28. 28. EIL, ETL: n-type materials Alq3, PBD HIL, HTL: p-type materials NPB, TPD EML: Fluorescent dye DCM2 Phosphorescent dye PtOEP, Ir(ppy)3 Small molecular OLEDs — Materials Alq3 PBD NPB TPB DCM2
  29. 29. Cathode Organic Layer Anode Substrate Single layer device Small molecular OLEDs — Structure Cathode Hole transport layer Anode Substrate Electron transport layer P-n junction device Electron transport layer Hole transport layer Anode Substrate Emissive layer Electron Injection layer Cathode Hole Injection layer Multiple layers device
  30. 30. Electron transport layer Hole transport layer Anode Substrate Emissive layer Electron Injection layer Cathode Hole Injection layer HOMO — Ev LUMO — Ec Transparent substrate ITO HIL HTL EML ETL EIL Cathode h+ e- h+ h+ e- e-Light  Electrons injected from cathode  Holes injected from anode  Transport and radiative recombination of electron hole pairs at emissive layer Small molecular OLEDs — Device operation principle
  31. 31. Anode: Indium-tin-oxide (ITO): 4.5-5.1 eV Au: 5.1 eV Pt: 5.7 eV Cathode: Ca: 2.9 eV Mg: 3.7 eV Al: 4.3 eV Ag: 4.3 eV Mg : Al alloys Ca : Al Alloys Small molecular OLEDs — Electrodes
  32. 32. Substrate Small molecules Vacuum Heater Cathode Hole transport layer Anode Substrate Electron transport layer Small molecular OLEDs — Device preparation Growth: ~10-5-10-7 Torr Room temperature ~20 Å- 2000 Å Thermal vacuum evaporation
  33. 33. Polymeric OLEDS
  34. 34. Cathode Emissive polymer Anode Substrate Cathode Conducting polymer Anode Substrate Emissive polymer Polymer OLEDs — Structure and Operation http://www.ewh.ieee.org/soc/cpmt/presentations/cpmt0401a.pd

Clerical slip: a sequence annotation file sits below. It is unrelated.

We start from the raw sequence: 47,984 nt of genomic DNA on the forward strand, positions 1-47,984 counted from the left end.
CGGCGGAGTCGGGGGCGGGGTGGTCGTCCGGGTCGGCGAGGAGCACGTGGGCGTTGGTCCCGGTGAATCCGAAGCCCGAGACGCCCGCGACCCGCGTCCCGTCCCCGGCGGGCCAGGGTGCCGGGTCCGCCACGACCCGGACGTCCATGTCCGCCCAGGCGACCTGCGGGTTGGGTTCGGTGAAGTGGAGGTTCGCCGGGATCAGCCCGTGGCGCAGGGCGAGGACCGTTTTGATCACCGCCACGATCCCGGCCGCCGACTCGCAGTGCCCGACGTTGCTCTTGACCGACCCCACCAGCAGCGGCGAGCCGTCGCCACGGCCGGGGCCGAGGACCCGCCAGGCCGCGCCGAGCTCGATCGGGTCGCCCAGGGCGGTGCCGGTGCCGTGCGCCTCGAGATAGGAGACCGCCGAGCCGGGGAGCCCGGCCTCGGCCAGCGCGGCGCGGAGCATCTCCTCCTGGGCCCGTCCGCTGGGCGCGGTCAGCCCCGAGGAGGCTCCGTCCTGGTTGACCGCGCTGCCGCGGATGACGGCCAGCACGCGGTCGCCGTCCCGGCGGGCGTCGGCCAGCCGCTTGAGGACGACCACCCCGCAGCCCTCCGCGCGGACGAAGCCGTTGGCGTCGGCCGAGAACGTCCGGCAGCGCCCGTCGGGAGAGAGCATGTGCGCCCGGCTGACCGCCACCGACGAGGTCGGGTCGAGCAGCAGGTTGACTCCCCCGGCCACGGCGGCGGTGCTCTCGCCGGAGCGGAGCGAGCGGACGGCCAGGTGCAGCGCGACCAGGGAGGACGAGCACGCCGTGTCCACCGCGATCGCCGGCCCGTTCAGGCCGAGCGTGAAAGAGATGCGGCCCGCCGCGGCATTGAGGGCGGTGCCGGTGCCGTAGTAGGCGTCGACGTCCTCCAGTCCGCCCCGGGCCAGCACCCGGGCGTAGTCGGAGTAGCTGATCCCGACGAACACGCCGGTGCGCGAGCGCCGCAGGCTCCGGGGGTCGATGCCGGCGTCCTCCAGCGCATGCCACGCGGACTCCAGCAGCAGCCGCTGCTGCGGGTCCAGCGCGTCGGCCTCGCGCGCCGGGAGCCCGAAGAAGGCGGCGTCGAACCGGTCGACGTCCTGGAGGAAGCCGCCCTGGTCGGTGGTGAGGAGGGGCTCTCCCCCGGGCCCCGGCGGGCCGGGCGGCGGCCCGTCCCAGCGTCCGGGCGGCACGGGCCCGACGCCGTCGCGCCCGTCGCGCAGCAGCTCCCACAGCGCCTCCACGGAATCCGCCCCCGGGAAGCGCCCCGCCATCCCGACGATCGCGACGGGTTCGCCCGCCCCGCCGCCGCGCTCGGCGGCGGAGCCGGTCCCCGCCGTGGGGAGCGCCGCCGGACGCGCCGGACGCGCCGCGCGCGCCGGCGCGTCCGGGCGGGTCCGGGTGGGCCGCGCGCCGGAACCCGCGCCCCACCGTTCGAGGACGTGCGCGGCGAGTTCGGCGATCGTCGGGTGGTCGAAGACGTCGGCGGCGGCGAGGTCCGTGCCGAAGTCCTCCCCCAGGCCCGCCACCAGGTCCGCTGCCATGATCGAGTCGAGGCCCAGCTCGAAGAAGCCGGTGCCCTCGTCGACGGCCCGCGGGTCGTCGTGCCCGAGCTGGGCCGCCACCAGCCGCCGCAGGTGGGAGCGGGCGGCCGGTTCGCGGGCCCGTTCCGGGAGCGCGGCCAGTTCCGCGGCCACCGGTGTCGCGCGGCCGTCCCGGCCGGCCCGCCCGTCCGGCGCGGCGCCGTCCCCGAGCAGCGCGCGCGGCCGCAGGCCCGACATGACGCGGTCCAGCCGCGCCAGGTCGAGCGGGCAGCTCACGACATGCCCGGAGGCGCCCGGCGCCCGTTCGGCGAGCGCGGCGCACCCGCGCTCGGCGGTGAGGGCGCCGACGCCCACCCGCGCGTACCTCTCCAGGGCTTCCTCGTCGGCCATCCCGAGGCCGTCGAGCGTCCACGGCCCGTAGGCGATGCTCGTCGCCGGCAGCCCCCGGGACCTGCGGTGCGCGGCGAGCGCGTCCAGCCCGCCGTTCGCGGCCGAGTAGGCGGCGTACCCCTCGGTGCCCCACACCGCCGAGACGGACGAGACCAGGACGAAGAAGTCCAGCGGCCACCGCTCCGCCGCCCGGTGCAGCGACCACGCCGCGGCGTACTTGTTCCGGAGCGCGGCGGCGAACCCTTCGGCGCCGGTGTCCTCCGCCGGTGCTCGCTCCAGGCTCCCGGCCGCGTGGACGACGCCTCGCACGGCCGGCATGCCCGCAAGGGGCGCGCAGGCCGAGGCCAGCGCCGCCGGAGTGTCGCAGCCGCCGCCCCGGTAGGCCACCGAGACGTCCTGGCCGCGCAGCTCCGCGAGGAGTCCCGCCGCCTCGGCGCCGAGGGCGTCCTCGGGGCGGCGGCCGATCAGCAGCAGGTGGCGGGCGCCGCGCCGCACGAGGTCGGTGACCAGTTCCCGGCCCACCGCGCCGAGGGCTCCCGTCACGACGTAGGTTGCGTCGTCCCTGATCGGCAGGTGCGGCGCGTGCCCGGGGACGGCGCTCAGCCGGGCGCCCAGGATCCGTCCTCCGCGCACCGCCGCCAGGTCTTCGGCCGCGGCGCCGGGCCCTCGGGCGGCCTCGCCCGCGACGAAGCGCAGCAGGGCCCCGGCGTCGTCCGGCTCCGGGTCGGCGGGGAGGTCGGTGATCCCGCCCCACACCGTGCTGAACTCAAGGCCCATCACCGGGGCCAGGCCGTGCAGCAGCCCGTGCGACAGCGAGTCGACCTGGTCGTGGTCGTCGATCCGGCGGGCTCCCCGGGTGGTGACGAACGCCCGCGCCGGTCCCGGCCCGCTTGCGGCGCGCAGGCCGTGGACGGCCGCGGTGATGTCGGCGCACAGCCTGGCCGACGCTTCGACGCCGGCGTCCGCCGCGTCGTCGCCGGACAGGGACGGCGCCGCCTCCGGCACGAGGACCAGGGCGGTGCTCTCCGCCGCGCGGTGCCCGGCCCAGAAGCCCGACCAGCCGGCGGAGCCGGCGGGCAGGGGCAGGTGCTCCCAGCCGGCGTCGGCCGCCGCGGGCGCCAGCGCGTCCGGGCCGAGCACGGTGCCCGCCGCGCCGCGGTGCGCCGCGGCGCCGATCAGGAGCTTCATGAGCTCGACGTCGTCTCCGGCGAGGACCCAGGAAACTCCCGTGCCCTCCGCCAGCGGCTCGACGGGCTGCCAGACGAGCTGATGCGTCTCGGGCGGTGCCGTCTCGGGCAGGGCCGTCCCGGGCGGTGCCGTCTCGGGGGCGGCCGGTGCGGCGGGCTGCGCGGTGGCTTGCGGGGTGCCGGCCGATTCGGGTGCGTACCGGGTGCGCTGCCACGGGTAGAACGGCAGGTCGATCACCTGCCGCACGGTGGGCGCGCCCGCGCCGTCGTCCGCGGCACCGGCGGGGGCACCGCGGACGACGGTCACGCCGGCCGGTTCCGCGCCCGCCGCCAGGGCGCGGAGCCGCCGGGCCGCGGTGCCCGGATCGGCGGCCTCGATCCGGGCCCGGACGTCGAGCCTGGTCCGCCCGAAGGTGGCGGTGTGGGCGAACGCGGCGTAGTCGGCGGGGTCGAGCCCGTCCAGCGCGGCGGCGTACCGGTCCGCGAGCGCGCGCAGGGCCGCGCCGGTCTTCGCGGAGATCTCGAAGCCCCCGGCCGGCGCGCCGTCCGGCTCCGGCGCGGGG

35. 35. Conducting polymers: PANI:PSS PDOT:PSS Emissive polymers: R-PPV PFO Polymer OLEDs — Materials PANI PDOT PSS
  36. 36. Polymer OLEDs — Fabrication Spin coating Ink jet printing Screen printing Web coating Substrate Ink jet printing Substrate Polymer film Spin coating
  37. 37. Organic Solar Cells
  38. 38. Example
  39. 39. Self-Organized Discotic Liquid Crystals for High-Efficiency Organic Photovoltaics
  40. 40. Organic Field Effect transistors
  41. 41. Organic Thin Film Transistors (OTFTs) Organic material Organic material
  42. 42. An Example of an I-V of OTFTs Lg = 20 µm W = 220 µm 400 nm SiO2 50 nm organic
  43. 43. Battery Applications
  44. 44. Li LiI PVP-I CT complex Li+
  45. 45. Photo-detectors
  46. 46. Luminescence for Mine-Sniffing
  47. 47. Organic Semiconducting Lasers
  48. 48. Organic Switches
  49. 49. E-ink